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Indies, foreign, docs and shorts...
|See also: SHADOWS FILM FESTIVAL | Last update 10.Nov.20|
FOMO Fear of Missing Out
Review by Rich Cline |
Is it streaming?
Fast and snappy, this heavily pointed Hungarian drama is shot like an MTV show from around 1990, with quick-cut, hand-held scenes of pretty young people at raucous parties. It's also a vicious satire of lad culture that leads to a provocative, unsettling drama about assault. So while the film feels more than a little melodramatic, it's an important topic dealt with in a story that continually challenges accepted attitudes.
Four rambunctious teen boys calling themselves the Wolves -- Gergo, Patrik, Bandi and Abris (Goletsas, Bouquet, Pokorni and Sipocz) -- launch a YouTube channel making comedy videos that involve outrageous dares and pranks. Always on the edge of propriety, they step way over the line at a party when they target Lilla (Laszlo), the daughter of an annoying teacher (Gabor), and videotape an assault on her. Of course it goes viral, after which Lilla disappears. So the boys set out to find her to clear their name, getting up to even more vile antics.
The casual laddish misogyny, pushed further with alcohol, is hard to watch. Away from the Wolves, Gergo is a serious student who has just won a prestigious university scholarship. Although when he's implicated in Lilla's disappearance, his father (Stohl) is more worried about his own reputation than his son. Meanwhile, the boys are beginning to learn what's wrong with their approach to girls, not that it will sink in much.
Performances are loose and off-the-cuff, with quick-fire dialog delivered in short, sharp bursts. This doesn't allow for much individuality in the characters, but Goletsas is able to reveal Gergo's hesitance about his friends, even if he fails to resist their goading. He's the only one who has a crisis of conscience, and the script isn't isn't wholly convincing. So the more complex, compelling role belongs to Laszlo as a strong young woman trying to take back her life.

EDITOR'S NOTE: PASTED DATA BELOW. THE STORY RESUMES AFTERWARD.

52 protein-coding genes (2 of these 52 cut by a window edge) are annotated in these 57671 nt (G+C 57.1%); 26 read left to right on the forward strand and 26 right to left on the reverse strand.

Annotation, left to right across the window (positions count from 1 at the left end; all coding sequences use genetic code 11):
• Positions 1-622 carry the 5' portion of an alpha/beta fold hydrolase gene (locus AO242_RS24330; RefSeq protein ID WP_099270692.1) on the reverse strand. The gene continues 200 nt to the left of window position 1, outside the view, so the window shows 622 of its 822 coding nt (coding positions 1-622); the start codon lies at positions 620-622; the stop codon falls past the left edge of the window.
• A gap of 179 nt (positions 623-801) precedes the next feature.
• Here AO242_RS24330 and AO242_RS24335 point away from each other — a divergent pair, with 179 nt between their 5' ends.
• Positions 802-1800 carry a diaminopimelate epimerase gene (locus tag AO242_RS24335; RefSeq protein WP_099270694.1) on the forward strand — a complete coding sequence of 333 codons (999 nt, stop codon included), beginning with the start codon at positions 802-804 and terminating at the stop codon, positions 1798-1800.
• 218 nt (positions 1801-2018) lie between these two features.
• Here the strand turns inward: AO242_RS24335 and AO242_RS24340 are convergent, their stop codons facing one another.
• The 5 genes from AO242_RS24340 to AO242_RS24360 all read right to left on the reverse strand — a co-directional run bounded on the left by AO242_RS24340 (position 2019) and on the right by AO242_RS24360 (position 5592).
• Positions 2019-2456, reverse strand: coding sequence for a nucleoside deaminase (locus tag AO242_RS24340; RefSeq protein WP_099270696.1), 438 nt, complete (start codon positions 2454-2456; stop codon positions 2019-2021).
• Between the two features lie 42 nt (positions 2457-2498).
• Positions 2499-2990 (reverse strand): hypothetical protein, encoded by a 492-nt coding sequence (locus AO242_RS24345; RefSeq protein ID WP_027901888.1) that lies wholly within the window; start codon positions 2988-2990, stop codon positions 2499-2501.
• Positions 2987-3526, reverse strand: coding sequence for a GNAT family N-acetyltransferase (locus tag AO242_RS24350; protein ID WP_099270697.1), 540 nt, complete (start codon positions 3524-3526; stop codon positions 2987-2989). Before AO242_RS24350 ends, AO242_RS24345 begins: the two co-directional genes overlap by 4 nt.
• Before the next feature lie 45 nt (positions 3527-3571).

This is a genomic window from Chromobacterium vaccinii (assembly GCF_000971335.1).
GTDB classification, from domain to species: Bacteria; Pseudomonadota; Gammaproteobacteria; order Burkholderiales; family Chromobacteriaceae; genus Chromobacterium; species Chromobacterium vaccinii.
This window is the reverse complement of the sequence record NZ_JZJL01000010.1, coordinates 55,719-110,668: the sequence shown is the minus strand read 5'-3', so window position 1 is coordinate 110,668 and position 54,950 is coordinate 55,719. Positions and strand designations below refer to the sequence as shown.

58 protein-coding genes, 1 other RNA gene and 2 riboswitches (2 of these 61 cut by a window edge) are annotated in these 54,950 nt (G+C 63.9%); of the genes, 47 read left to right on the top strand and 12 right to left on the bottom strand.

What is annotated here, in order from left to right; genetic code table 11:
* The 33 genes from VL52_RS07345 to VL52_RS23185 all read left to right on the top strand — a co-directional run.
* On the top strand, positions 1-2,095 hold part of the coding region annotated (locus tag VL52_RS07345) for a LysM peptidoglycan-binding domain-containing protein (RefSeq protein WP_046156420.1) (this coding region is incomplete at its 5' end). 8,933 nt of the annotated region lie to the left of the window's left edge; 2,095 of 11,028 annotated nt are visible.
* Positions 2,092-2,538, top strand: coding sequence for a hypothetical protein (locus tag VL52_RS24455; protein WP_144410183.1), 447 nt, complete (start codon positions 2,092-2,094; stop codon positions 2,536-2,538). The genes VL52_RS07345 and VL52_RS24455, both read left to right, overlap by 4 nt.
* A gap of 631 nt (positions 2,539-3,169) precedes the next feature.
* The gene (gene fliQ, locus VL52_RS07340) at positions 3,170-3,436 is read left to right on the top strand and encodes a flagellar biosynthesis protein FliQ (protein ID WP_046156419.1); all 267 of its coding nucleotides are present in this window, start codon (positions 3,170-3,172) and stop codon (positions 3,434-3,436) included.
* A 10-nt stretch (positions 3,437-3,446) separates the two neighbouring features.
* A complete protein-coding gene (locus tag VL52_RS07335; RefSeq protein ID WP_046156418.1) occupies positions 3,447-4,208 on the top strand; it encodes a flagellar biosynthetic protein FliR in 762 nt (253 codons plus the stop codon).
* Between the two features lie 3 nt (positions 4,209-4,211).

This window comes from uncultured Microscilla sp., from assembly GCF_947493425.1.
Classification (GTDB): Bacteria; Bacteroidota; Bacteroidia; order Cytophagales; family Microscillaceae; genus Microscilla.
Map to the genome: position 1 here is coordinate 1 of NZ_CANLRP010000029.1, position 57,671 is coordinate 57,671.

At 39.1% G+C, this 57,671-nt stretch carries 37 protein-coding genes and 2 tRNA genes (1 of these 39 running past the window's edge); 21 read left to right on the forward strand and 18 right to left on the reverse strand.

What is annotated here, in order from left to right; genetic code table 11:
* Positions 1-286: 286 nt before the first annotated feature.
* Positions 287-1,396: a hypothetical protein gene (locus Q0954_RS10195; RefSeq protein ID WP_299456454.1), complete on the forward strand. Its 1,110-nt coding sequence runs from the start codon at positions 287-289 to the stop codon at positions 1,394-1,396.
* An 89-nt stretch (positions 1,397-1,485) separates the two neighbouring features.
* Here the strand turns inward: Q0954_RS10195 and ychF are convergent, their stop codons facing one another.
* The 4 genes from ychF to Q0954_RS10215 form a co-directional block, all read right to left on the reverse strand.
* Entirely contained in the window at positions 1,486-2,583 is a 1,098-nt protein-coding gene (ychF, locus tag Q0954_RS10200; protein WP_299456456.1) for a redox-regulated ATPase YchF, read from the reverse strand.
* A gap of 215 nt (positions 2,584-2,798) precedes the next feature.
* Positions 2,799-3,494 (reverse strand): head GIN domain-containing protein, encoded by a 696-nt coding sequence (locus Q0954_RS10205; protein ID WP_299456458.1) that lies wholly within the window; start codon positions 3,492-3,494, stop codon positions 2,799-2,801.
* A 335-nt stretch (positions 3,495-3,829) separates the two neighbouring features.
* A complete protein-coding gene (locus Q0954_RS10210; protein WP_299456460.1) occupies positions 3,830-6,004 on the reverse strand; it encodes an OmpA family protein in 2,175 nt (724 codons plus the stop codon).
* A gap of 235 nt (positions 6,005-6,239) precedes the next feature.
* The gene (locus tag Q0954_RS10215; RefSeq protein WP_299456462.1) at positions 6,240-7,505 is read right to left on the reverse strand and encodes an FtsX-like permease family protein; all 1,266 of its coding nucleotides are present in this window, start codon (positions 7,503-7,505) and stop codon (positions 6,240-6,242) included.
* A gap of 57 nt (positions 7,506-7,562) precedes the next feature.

This film takes aim at the entire society, where being a man consists of acting tough, talking smut and demonstrating power over women. Is it any wonder that teen boys don't know how to act? Still, it's shocking that filmmaker Hartung effectively generates sympathy for a rapist, seeming to argue that he's just a kid who got caught up in a bad situation and didn't realise what he was doing or how it would derail his life. This leads to some moving scenes, including a climactic confrontation that's over-the-top but still powerful.
No Hard Feelings Futur Drei
Review by Rich Cline |
dir Faraz Shariat
prd Paulina Lorenz
scr Faraz Shariat, Paulina Lorenz
with Benny Radjaipour, Banafshe Hourmazdi, Eidin Jalali, Mashid, Masser, Maryam Zaree, Armin Wahedi Yeganeh, Abak Safaei-Rad, Jurgen Vogel, Knut Berger, Paul Lux, Niels Bormann, Hadi Khanjanpour
release Ger 24.Sep.20,
US Sep.20 fff, UK 13.Nov.20
BERLIN FILM FEST
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Assembled with an earthy authenticity, this German drama is a vivid depiction of the immigrant life for a younger generation in a country that isn't always welcoming. It's also a nicely observed story of first love, underpinned by some strong thematic resonance. Refreshingly, director-cowriter Faraz Shariat lets the events unfold organically, without pushing too many of the darker plot points. This observational approach is skilfully maintained and deeply involving.
Living it up on Germany's gay scene, the lively 20-something Parvis (Radjaipour) is the son of exiled Iranians and barely remembers his homeland. After being caught shoplifting, he's sentenced to community service at a refugee shelter. But the stress of translating for these desperate people is hard on him. Then he strikes up a friendship with young Iranian Bana (Hourmazdi) and her brother Amon (Jalali). As they spend time together, it takes awhile for Parvis and Amon to admit that they're attracted to each other. And then immigration issues make everything feel precarious.